The Goddess was with me, and I found parkin right away. I took a cart, went inside, and was immediately amazed by the glut of people. It was usually more convenient for me to leave my cart in strategic locations in order to pick up farm-fresh jack and cheddar cheese (ungrated, meaning that I would have to find a cheese grater), free-range eggs, and the most succulent vegetables. I found more varieties of tomato than I had ever seen and bunches of cilantro that were so vivid a green that I kept expecting the color to rub off in my hand. I even felt ambitious enough to consider the possibility of any vegan and score some vegan chorizo and potatoes, in an attempt to recreate my favorite Whole Foods breakfast taco.

So I spent most of last night cleaning up, laundering my tablecloths and making sure all the noteworthy pieces of trash were off the floor. While my sheets were in the dryer, I decided to try to get a jump start by peeling and dicing the potatoes.

I learned two very important things in the process of preparing the potatoes. First of all, few adages have proven more true than "You get what you pay for." I learned the problems that come from buying a vegetable peeler at a discount store. My peeler took one look at that large, robust, organically grown russet potato and took its own life, so that when I tried to peel the damn tuber I couldn't remove more than a nickel-sized piece every three minutes. Eventually, I took out an actual knife and began to peel, carving of large chunks of potato as I did so and not caring. This lesson was further reinforced as I tried to dice the potatoes with a newly acquired eskimo-style cuttin board (with the half-moon blade) and wound up with some pieces lare enough to be made into french fries and some that couldn't be seen with the naked eye.

The second thing I learned was that the French word for potato--pomme de terre, meanin "apple of the Earth," is an apt on, because when I went to the fridge this morning the diced pieces had turned an unappetizing brown. Cooking the pieces may have changed things, but I decided that I had my hands full already, and so would stick to the migas and whip up the vegan chorizo if any vegans came along.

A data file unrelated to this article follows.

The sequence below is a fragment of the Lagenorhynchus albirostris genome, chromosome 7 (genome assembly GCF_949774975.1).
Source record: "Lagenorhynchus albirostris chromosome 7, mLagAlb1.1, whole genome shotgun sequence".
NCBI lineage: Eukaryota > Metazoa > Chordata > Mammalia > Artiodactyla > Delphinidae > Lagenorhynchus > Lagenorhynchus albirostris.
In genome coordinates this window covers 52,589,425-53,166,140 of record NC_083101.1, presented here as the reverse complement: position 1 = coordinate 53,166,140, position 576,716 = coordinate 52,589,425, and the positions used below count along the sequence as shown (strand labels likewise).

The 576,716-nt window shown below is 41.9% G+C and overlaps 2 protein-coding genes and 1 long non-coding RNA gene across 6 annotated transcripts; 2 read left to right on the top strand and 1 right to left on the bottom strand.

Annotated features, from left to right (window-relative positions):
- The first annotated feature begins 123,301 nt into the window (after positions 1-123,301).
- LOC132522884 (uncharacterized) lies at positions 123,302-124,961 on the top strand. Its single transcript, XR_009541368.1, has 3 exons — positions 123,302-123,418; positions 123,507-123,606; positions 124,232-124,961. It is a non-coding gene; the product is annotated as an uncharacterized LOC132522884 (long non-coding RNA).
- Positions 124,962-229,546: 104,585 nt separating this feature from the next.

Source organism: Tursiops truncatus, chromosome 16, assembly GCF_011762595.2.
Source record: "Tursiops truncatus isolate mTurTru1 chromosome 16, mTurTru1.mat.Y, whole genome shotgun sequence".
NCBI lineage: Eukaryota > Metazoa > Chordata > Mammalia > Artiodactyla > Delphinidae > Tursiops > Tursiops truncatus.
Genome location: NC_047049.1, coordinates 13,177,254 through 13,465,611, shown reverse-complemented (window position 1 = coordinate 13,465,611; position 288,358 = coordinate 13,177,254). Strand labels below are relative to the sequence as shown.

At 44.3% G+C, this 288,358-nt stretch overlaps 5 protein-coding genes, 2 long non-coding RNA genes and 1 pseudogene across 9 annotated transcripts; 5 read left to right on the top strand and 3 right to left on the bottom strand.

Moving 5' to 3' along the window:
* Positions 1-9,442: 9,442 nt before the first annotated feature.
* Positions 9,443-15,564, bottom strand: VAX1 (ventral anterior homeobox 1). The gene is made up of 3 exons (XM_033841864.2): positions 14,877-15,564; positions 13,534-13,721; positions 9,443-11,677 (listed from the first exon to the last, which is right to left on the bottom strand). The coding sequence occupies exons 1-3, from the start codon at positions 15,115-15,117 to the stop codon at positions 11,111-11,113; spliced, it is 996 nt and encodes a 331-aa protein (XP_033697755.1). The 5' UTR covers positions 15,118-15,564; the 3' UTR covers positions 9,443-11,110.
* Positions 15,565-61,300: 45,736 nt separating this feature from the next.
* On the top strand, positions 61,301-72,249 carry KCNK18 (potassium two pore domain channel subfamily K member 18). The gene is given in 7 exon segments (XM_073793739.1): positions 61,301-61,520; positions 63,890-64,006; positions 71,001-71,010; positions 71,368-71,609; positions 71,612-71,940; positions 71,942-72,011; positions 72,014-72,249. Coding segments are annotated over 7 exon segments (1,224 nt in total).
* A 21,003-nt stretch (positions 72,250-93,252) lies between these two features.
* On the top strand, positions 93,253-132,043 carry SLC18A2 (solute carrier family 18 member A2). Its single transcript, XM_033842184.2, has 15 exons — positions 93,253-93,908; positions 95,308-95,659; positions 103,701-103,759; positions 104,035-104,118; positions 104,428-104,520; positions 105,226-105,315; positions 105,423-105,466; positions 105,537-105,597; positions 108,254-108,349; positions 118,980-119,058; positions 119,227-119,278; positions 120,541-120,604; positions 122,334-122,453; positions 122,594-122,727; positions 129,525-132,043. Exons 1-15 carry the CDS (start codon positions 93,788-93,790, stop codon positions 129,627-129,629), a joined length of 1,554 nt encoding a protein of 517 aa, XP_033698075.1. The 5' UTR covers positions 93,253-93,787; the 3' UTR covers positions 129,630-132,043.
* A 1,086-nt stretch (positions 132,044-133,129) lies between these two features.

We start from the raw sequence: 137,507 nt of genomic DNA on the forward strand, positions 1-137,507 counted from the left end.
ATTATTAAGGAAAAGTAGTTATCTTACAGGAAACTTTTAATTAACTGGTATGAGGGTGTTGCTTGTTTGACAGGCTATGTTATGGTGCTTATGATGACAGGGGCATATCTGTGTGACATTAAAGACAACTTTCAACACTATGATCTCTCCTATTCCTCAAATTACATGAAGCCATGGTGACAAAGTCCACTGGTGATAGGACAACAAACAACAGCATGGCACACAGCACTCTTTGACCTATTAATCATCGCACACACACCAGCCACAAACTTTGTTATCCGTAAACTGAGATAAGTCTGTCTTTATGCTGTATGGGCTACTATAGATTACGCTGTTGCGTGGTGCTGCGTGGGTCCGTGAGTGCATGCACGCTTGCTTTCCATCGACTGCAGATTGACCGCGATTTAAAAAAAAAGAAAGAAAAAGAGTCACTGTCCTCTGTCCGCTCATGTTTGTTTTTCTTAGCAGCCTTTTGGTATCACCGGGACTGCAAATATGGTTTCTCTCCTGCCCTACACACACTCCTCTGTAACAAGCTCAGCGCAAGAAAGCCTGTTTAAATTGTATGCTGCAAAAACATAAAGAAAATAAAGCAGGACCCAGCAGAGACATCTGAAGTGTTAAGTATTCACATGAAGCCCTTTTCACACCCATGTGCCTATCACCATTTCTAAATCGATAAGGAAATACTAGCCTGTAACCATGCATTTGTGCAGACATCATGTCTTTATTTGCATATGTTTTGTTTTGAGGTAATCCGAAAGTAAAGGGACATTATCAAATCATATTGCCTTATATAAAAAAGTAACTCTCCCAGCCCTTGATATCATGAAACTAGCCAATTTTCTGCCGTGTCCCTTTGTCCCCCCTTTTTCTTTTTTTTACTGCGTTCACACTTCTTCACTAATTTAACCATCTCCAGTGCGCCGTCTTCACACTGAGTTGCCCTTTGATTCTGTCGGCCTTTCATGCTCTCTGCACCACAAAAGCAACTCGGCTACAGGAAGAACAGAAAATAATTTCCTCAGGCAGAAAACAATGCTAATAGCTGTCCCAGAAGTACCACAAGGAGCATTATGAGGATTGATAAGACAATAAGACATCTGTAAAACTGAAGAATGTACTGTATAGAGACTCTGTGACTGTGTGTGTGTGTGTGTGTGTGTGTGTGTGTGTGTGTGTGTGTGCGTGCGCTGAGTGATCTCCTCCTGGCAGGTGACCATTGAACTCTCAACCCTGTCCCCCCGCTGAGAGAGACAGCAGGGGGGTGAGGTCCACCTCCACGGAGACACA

Then it was time to make the salsa. Now, I'm used to making my salsa with good ol' pesticide infused Texas cilantro, which is lucky if it manages a grass green hue. This time, I was dealing with California oranic cilantro, as green and mighty as The Hulk, and after a few spins in the food processor my usuallly brick-red salsa was a gorgeous shade of emerald, like the kind of salsa they must serve in Oz. However, it tasted terrible, and so required more juggling of ingredients to return it to its Texan glory.

The people I'd asked to help set up began arriving about this time, so after a small freak out session (before opening the door) I let them in and immediately ushered them back out the door: it was time to go to the store to buy one of the few things I still needed: a mop. Unfortunately, I forgot one of the other things I still needed; sugar, which became a problem after coffee was made. This time, I did something I never usually do: I trusted someone with my car. Those 10 minutes my friend spent down the street at Andronico's Market were long ones, I tell ya.

Despite recipe readjustments and the inevitable side-dish abandonment, I felt quite the Iron Chef. Everyone enjoyed the food, and we all had ood coversations. I have a wonderful cohort, full of varied and interesting people who are already beginning to play off each other well. Even if we all prove to be pretentious bastards when we start class, we'll at least have had a good meal to make us tolerant of one another.

This entry goes out to the late great Julia Child, who famously dropped a turkey on national television, picked it back up, dusted it off and said, "And remember: you're the only one in the kitchen."